As a die-hard fan of the Melodic Hard Rock sub-genre, many of my fondest FM and MTV-fueled memories have involved artists and gro-ups not within the purview of the proverbial average (i.e., rural US-based) listener. Thus, my fascination with Stockholm, Sweden-based House Of Shakira should come as absolutely no surprise. Deftly intertwining their refreshingly forthright interpretations of the genre with the maddeningly–infectious-barrage of hooks, riffs and solos of their more well-known brethren, I diligently ‘followed’ their career with a keening interest. Although I most certainly fell victim to the charm(s) of the Grunge phenomenon as I inevitably aged, I still found myself returning to the group’s arguably finer moments (most notably “Elephant Gun”, “Morning Over Morocco” and, to a lesser extent, “Canned Laughter”) on a semi-regular basis. Thus, with release of the often mighty Xit, their latest–and quite possibly greatest–modern auditory offering to date, the quintet at last appears poised for the critical and commercial breakthroughs they so rightfully deserve.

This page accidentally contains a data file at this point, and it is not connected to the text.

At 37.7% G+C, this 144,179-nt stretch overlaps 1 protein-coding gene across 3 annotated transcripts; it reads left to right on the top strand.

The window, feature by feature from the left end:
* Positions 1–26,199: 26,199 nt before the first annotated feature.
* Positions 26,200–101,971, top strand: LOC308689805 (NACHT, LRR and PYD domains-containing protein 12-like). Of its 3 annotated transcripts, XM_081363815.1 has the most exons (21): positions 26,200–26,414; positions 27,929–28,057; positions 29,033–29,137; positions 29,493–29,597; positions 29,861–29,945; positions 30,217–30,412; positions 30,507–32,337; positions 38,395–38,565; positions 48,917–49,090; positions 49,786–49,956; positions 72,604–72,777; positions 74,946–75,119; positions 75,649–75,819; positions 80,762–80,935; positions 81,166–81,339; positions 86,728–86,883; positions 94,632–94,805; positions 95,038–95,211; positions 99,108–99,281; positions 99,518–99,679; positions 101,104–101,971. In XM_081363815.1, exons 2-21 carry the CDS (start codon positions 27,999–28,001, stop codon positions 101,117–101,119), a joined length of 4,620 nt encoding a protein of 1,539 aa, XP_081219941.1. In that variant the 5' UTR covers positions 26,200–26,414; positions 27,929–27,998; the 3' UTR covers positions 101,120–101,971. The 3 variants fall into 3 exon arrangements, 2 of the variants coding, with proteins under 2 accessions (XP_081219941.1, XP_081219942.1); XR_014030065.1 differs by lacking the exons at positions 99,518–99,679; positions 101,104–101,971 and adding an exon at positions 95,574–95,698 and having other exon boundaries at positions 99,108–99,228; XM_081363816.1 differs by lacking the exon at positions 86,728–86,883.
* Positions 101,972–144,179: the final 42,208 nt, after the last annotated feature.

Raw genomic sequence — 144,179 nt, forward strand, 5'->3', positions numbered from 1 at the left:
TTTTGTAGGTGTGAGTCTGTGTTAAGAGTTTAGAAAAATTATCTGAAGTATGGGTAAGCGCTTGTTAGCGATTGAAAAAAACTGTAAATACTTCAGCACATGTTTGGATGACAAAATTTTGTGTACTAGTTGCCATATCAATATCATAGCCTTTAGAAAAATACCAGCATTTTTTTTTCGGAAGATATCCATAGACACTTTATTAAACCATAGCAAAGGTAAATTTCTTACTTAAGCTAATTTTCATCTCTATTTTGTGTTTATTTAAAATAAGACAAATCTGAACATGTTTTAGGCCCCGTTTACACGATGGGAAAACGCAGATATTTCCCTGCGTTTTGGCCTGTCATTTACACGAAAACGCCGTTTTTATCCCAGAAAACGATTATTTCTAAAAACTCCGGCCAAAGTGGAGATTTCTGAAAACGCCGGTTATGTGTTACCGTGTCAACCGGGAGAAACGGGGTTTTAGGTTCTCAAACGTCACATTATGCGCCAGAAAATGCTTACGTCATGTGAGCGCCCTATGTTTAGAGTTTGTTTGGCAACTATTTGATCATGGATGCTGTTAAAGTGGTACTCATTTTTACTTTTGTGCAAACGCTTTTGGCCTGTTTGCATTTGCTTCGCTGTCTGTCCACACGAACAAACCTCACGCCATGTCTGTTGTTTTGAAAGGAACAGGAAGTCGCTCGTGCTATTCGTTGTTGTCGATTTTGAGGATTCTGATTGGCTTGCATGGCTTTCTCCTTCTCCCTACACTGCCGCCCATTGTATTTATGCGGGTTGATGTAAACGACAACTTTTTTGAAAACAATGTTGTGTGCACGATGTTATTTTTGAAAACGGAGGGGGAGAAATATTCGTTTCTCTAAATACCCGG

Let’s face it; amid the oft-tumultuous history of the Hardcore Punk genre, few artists and groups have proved to be as enduring as New York City-based icons Cro-Mags. Unleashing their full-length debut The Age of Quarrel (1986) and it’s follow-up Best Wishes in 1989, the group would soon become among the first to meld Hardcore Punk with Thrash Metal (i.e., the Crossover Thrash sub-genre). Fueled by, primarily, at least, via bassist Harley Flannigan and guitarist Parris Mayhew, ‘inner turmoils’ would cause Mayhew to depart for a second and final time following the release of Revenge in 2000. A protracted legal battle would later ensue, further distancing the co-founding members. Recently, the charasmatic Mayhew, always a man of many words and interesting stories, was kind enough to speak with us regarding, among many other things, the highly-anticipated release of the mighty Rise Of The Aggros (2023) from his ‘all instrumental’ Hardcore act Aggros and his careers as a Union camera operator (30 Rock, Pan Am, and Ugly Betty, among others) and indie filmmaker.